Beyond Retribution: A New Testament Vision for Justice, Crime, and Punishment

Beyond Retribution: A New Testament Vision for Justice, Crime, and Punishment

Beyond Retribution: A New Testament Vision for Justice, Crime, and Punishment

Beyond Retribution: A New Testament Vision for Justice, Crime, and Punishment

Synopsis

Recently a growing number of Christians have actively promoted the concept of "restorative justice" and attempted to develop programs for dealing with crime based on restorative principles. But is this approach truly consistent with the teaching of Scripture? To date, very little has been done to test this claim. Beyond Retribution fills a gap by plumbing the New Testament on the topics of crime, justice, and punishment.

Christopher Marshall first explores the problems involved in applying ethical teachings from the New Testament to mainstream society. He then surveys the extent to which the New Testament addresses criminal justice issues, looking in particular at the concept of the justice of God in the teachings of Paul and Jesus. He also examines the topic of punishment, reviewing the debate in social thinking over the ethics and purpose of punishment -- including capital punishment -- and he advocates a new concept of "restorative punishment." The result of this engaging work is a biblically based challenge to imitate the way of Christ in dealing with both victims and offenders.

Excerpt

Visions of peace abound in the Bible, whose pages are also filled with the language and the reality of war. in this respect, the Bible is thoroughly at home in the modern world, whether as a literary classic or as a unique sacred text. This is, perhaps, a part of the Bible’s realism: bridging the distance between its world and our own is a history filled with visions of peace accompanying the reality of war. That alone would justify study of peace and war in the Bible. However, for those communities in which the Bible is sacred scripture, the matter is more urgent. For them, it is crucial to understand what the Bible says about peace — and about war. These issues have often divided Christians from each other, and the way Christians have understood them has had terrible consequences for Jews and, indeed, for the world. a series of scholarly investigations cannot hope to resolve these issues, but it can hope, as this one does, to aid our understanding of them.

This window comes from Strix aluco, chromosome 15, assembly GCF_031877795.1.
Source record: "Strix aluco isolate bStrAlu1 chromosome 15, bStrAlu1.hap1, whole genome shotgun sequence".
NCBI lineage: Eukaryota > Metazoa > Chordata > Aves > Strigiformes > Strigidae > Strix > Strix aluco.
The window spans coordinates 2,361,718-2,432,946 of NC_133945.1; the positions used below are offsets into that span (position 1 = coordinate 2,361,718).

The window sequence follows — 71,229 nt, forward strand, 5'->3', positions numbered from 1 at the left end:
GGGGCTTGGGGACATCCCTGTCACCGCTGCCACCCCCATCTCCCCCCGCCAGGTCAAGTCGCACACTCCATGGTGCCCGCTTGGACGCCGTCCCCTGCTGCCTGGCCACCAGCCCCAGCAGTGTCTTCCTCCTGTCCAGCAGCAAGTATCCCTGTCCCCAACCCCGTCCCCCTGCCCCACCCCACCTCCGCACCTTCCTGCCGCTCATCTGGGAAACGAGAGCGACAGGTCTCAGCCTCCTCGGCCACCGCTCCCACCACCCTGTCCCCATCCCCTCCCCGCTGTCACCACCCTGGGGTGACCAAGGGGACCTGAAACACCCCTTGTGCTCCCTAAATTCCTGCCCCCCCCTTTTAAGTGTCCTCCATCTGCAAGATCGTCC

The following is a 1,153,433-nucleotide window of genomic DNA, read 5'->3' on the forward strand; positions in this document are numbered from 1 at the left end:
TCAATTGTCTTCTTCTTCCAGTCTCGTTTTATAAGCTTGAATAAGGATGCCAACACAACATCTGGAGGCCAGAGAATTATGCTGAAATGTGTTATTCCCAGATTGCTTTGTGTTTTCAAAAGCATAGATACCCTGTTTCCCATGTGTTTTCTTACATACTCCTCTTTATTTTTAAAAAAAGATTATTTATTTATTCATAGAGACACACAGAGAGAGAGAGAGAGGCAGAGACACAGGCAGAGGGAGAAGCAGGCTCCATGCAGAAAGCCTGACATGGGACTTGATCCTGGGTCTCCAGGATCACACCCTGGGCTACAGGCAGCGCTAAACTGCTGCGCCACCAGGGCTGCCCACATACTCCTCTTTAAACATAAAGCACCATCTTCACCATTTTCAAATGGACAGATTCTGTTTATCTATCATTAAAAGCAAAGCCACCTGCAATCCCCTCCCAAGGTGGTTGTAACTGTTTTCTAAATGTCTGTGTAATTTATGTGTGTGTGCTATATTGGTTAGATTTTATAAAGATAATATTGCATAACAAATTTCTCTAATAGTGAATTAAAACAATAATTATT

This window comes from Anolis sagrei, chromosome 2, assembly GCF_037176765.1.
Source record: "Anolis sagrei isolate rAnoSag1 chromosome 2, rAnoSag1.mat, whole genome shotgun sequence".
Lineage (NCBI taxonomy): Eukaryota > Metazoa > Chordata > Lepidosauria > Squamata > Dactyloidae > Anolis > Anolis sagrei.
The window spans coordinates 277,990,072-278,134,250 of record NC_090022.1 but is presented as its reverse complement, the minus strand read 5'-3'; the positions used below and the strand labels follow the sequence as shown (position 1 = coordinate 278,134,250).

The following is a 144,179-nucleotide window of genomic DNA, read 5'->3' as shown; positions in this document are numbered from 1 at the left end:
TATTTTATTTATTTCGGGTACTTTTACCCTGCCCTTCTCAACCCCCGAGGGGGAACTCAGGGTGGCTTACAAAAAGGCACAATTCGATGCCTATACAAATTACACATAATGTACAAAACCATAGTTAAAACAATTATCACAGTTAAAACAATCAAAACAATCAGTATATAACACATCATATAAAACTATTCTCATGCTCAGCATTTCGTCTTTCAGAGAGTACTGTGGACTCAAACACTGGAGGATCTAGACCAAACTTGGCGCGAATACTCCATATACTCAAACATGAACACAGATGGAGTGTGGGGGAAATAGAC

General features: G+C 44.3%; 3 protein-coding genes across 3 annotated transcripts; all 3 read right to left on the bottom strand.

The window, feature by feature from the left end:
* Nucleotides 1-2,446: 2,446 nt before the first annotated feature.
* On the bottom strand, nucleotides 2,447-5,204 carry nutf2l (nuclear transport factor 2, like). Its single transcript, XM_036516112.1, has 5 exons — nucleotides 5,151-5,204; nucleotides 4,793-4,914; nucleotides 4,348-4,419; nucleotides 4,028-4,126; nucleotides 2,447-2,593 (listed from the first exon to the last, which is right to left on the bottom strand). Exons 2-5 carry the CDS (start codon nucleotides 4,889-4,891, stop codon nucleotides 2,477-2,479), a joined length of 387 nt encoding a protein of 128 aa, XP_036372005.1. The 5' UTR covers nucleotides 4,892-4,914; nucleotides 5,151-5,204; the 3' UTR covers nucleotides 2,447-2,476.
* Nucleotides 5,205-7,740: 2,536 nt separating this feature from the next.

Over the past century a substantial body of literature has grown up around the topic of the Bible and war. Studies in great abundance have been devoted to historical questions about ancient Israel’s conception and conduct of war and about the position of the early church on participation in the Roman Empire and its military. It is not surprising that many of these studies have been motivated by theological and ethical concerns, which may themselves be attributed to the Bible’s own seemingly disjunctive preoccupation with peace and, at the same time, with war. If not within the Bible itself, then at least from Aqiba and Tertullian, the question has been raised whether — and if so, then on . . .

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